Acevedo started the panel by describing the struggles he overcame throughout his education. Acevedo was given only six months to live by doctors in his birthplace of El Salvador, but 25 years later he is grateful for his health and for his life’s many successes. Acevedo’s mother sacrificed her chance for a career in psychology to move her family to Cambridge, Mass.

 

Once in the United States, Acevedo excelled academically despite cuts to his school’s bilingual program, thanks in part to his participation in the Young People’s Project. He expressed his thanks for the opportunities that led to his good education and said he hopes that programs like the Young Peoples Project will lead to opportunities for other underprivileged children.

 

Cabral was born in Cape Verde, an island off of the West Coast of Africa, and came to the U.S. after her father gave up the opportunity to attend school in Portugal on a scholarship and chose instead to move his family to Boston where he worked at an automotive factory. Cabral fell through the cracks in her middle school education, but thanks to the Citizen Schools program founded by Hamilton alumnus John Werner ’98, she overcome educational obstacles and began to excel.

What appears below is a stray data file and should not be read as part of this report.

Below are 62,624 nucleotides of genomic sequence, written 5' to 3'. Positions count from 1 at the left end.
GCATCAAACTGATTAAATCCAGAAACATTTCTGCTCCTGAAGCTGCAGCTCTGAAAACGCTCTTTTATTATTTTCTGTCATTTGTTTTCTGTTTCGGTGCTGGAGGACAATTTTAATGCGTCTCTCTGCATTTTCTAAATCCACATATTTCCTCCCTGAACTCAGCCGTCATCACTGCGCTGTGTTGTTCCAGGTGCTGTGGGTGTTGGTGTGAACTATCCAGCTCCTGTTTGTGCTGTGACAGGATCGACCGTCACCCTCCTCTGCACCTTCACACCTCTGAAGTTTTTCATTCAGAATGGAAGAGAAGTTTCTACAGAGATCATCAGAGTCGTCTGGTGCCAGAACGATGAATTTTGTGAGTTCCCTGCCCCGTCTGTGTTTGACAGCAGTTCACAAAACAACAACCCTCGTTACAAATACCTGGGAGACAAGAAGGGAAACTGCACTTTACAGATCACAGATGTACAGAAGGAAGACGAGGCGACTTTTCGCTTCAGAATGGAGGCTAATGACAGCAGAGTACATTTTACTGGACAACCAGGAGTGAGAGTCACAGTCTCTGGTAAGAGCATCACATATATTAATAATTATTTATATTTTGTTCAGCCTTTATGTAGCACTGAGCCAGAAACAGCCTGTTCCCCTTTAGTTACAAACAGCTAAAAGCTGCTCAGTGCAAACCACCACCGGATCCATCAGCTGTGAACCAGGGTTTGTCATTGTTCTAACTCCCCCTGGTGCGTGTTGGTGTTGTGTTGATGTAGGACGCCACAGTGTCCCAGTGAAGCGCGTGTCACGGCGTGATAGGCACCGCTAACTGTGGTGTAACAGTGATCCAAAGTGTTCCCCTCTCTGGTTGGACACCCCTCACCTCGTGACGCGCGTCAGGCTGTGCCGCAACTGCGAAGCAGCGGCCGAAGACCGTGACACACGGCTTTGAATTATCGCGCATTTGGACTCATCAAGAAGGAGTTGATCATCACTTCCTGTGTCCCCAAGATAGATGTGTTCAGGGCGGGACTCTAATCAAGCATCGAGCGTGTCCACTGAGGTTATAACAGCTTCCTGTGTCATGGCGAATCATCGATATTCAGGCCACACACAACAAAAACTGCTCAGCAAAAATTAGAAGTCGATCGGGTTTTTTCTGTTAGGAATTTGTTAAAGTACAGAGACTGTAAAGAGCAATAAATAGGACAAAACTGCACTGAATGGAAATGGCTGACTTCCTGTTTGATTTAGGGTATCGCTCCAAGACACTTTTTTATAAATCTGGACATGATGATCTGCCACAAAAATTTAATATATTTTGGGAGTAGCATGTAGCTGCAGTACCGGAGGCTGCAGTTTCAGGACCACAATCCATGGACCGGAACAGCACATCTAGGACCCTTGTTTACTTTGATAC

Cabral tested so well in charter school admissions exams that she was able to attend the Boston Latin Academy, one of the city’s finest schools. She emphasized that her choice to “give more than was being asked within [her] school… expanded what [she] was thinking about learning,” and she encouraged other students to do the same.

 

Moses is a prominent civil rights activist who received a master’s degree in philosophy from Harvard and has received further honorary degrees from Hamilton, Haverford and Swarthmore. He founded the Algebra Project to encourage math skills in underachieving students and designed the program to encourage students to want to double up on math courses for all four years of high school.

 

In his talk, Moses recounted the education of African Americans and whites in the antebellum and post Civil War era leading up to the present day in order to illustrate that a strong education is essential for constitutional citizenship. Moses does not see America’s education problems as an achievement gap because the term “achievement gap” implies a gap in test results as opposed to a gap in student results. Rather, he wishes to “raise the floor” by encouraging underachieving students to gain the will to achieve.   

 

You Put What at the Curb!?

by Patrick Bedard ’14